The only perfect love we will experience is from God. And the reality is that the only one who can complete us is our Creator.
The good news is that He is pursuing us for a personal relationship.
We move from previous harm or trauma by telling our story and allowing God to address our shame and powerlessness. It is in a loving relationship with God and community that we experience safety, honor, and grace without shame.
As we experience His forgiveness we can extend it to others. As we understand our value to Him we begin to treat others and ourselves with dignity. We can move away from harmful relationships and set up appropriate boundaries when necessary.
We use technology to enhance social interaction, not replace it. Technology is here to stay, and much of what it brings is beneficial.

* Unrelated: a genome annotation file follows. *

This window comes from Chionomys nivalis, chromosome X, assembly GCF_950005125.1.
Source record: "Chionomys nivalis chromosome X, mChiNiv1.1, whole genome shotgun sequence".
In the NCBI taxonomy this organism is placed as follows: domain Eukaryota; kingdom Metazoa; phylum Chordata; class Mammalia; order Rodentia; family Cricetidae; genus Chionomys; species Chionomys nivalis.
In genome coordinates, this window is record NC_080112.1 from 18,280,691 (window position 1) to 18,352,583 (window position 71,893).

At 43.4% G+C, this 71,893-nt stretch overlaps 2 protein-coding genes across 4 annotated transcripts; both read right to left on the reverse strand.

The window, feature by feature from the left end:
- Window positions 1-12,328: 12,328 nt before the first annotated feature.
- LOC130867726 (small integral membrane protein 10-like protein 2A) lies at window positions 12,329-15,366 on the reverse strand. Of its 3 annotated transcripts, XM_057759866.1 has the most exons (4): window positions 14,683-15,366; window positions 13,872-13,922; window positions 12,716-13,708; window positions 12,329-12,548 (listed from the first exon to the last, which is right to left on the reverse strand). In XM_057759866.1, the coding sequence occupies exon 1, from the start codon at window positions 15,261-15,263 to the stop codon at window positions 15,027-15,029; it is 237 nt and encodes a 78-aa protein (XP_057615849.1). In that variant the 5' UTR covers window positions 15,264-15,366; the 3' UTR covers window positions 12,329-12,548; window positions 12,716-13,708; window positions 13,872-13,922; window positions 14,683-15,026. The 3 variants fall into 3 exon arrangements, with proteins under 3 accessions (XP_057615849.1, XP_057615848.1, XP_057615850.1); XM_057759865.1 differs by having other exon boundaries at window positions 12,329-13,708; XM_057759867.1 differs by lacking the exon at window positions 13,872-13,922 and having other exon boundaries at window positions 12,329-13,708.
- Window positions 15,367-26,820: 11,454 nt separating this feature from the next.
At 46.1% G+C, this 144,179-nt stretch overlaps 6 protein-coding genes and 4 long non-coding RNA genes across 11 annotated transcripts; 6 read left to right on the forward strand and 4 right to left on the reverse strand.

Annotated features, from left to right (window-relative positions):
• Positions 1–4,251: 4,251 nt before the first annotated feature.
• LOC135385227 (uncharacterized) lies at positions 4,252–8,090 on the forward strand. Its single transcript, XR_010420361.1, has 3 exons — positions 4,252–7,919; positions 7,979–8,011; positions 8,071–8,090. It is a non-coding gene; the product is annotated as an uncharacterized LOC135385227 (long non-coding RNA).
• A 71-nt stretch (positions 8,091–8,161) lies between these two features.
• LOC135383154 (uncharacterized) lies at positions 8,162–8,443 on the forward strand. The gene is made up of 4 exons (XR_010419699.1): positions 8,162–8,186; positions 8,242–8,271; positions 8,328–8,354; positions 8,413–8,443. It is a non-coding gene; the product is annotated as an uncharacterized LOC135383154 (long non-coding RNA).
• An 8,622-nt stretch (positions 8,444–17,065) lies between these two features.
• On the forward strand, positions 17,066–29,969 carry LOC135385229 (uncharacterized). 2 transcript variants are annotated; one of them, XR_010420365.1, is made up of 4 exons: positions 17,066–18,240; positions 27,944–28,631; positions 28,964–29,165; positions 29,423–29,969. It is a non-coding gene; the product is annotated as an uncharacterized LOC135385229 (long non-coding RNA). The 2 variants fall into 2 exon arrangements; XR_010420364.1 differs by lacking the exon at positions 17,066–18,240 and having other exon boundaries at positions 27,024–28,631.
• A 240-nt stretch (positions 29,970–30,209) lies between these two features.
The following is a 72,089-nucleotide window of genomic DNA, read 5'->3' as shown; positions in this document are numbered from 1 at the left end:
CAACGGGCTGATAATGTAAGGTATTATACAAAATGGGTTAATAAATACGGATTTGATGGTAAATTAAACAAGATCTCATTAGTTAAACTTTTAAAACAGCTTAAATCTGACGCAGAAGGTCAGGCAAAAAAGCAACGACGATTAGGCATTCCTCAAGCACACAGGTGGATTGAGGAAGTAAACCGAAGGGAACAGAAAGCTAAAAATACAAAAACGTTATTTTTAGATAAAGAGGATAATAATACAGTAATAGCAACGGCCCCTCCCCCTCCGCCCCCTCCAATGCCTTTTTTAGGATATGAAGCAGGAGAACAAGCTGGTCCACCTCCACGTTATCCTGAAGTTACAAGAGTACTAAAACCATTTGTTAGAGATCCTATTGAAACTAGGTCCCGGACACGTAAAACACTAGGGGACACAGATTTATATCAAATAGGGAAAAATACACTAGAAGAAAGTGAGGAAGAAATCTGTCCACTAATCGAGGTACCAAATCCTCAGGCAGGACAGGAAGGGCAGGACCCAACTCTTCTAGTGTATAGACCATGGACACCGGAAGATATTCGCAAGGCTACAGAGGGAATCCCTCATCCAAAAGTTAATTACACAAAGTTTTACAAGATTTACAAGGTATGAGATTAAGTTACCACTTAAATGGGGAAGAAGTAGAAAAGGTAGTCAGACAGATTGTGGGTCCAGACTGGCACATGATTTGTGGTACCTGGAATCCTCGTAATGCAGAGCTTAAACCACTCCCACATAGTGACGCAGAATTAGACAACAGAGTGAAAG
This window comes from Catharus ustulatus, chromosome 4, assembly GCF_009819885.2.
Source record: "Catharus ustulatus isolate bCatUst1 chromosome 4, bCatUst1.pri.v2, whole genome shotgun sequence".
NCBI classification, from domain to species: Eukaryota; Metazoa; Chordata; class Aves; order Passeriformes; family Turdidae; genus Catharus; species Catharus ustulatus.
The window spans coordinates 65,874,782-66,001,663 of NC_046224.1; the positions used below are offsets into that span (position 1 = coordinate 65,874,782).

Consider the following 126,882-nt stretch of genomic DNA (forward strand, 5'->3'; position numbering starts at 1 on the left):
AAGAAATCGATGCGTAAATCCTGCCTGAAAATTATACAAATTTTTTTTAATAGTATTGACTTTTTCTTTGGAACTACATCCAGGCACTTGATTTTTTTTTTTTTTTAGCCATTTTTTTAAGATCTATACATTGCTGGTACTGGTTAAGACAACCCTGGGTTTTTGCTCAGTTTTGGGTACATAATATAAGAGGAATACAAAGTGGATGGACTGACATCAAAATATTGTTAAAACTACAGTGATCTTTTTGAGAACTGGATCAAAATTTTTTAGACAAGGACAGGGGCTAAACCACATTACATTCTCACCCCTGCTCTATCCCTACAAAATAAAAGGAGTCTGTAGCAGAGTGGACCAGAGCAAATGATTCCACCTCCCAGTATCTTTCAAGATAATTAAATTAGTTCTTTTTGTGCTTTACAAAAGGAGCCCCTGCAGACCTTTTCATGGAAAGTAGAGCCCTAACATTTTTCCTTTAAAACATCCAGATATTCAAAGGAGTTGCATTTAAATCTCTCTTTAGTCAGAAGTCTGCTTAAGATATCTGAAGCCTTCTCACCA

But we need to understand its limitations and our tendencies.
There are times when a social media post or zoom meeting is insufficient to meet the emotional needs of others or ourselves. We need to be sensitive to this and adjust accordingly.
We may need to track the frequency and type of interactions we are having with others.
For example, I might track my contact with a friend on a calendar and note whether it was an in-person meeting, a telephone call, an email, text, or video meeting. I might determine what form of contact was now appropriate based on that information.
We experience loneliness when we feel empty, alone, and unwanted. We may experience it for a variety of reasons, but there are solutions and strategies that we can employ to alleviate it.
CALL TO ACTION
Why do you feel lonely? What steps can you take this week to improve your relationships or help someone else?